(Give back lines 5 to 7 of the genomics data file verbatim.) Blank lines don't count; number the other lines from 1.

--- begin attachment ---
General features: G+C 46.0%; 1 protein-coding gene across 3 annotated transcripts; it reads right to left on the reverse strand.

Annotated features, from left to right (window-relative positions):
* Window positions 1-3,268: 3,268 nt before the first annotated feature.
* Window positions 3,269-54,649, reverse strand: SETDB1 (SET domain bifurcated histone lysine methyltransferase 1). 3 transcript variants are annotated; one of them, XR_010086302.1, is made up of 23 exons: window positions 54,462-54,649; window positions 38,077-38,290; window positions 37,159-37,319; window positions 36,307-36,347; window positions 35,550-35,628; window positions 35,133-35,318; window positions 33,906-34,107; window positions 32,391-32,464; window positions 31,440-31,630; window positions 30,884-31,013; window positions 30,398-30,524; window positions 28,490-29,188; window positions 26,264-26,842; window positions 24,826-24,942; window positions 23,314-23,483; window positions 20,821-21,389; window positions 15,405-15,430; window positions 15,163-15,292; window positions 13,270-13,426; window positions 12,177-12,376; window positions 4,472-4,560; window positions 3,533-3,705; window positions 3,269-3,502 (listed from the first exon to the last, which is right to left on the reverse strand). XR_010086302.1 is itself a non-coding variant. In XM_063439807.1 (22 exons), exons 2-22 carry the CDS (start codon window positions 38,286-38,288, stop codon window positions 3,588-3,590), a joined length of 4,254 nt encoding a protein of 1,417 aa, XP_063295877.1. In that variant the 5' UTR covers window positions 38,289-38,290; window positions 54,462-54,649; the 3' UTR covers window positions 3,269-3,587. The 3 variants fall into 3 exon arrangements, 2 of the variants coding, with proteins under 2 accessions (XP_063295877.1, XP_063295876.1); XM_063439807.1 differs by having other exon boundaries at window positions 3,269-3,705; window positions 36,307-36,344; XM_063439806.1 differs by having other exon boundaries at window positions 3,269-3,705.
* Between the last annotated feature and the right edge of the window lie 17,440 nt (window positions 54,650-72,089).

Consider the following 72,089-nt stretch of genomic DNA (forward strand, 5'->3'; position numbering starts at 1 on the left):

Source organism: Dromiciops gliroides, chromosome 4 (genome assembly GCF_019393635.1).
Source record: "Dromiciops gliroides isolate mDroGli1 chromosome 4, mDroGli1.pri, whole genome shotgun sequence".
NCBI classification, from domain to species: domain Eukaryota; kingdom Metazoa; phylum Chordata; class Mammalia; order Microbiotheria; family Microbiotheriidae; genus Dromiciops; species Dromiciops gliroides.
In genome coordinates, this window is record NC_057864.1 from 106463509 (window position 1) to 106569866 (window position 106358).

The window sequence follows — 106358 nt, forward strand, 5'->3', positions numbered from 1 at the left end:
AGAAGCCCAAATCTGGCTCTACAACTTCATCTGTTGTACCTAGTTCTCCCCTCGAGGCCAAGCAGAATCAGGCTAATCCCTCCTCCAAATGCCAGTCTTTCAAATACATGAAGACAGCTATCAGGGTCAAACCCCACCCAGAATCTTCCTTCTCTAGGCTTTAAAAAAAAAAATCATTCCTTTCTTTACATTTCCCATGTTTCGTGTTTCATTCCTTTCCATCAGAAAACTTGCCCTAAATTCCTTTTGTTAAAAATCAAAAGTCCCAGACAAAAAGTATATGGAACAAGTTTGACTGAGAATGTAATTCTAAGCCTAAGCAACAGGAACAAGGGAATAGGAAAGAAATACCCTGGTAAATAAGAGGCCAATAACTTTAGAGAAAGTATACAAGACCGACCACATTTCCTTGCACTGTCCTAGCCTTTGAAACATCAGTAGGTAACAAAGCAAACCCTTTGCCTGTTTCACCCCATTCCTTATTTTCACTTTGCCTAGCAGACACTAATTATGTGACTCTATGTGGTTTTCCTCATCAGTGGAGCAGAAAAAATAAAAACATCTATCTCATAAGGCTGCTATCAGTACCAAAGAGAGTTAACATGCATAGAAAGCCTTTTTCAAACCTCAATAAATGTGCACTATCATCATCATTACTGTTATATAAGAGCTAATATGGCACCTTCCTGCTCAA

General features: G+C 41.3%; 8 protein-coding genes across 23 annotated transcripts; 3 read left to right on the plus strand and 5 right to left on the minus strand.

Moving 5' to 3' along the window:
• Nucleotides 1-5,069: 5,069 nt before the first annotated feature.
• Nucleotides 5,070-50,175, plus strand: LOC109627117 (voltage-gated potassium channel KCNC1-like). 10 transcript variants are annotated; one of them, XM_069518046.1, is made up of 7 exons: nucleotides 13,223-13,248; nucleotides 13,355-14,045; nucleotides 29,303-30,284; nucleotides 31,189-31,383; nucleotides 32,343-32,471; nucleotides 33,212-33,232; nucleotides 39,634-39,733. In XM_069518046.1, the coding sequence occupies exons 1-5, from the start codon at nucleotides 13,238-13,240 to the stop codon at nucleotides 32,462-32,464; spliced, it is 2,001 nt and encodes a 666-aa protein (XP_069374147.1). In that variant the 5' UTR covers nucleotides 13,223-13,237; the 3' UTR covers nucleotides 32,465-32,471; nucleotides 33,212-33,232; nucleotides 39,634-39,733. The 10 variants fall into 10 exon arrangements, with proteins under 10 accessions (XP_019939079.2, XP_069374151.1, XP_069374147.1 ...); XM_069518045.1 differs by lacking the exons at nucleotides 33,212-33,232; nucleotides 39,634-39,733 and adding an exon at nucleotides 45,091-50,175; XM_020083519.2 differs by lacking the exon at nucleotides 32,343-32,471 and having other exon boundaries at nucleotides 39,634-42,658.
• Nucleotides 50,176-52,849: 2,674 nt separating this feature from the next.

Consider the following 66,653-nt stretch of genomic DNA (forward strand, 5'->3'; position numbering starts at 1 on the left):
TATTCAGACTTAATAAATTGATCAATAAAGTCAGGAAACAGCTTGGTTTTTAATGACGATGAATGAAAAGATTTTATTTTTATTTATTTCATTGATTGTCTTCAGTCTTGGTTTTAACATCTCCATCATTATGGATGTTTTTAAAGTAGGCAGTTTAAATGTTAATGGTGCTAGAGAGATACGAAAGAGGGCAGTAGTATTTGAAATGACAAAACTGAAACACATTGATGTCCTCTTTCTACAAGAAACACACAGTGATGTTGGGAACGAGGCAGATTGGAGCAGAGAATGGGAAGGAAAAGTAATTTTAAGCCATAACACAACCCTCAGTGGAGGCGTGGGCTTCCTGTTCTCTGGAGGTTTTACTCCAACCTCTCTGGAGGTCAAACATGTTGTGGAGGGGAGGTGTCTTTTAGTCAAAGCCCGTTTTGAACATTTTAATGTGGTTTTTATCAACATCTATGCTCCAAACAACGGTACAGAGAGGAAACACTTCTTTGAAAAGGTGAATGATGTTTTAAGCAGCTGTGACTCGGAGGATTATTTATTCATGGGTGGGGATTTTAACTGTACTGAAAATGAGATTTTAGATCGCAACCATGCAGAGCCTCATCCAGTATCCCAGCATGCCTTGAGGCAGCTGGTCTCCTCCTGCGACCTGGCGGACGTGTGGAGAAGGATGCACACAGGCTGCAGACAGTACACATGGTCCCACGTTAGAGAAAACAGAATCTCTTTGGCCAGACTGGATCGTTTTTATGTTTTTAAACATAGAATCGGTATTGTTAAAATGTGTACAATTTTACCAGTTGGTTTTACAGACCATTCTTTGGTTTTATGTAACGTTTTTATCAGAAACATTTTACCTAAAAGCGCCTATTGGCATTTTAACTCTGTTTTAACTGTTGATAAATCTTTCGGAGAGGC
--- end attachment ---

* Between the last annotated feature and the right edge of the window lie 17,440 nt (window positions 54,650-72,089).

Consider the following 72,089-nt stretch of genomic DNA (forward strand, 5'->3'; position numbering starts at 1 on the left):

Source organism: Dromiciops gliroides, chromosome 4 (genome assembly GCF_019393635.1).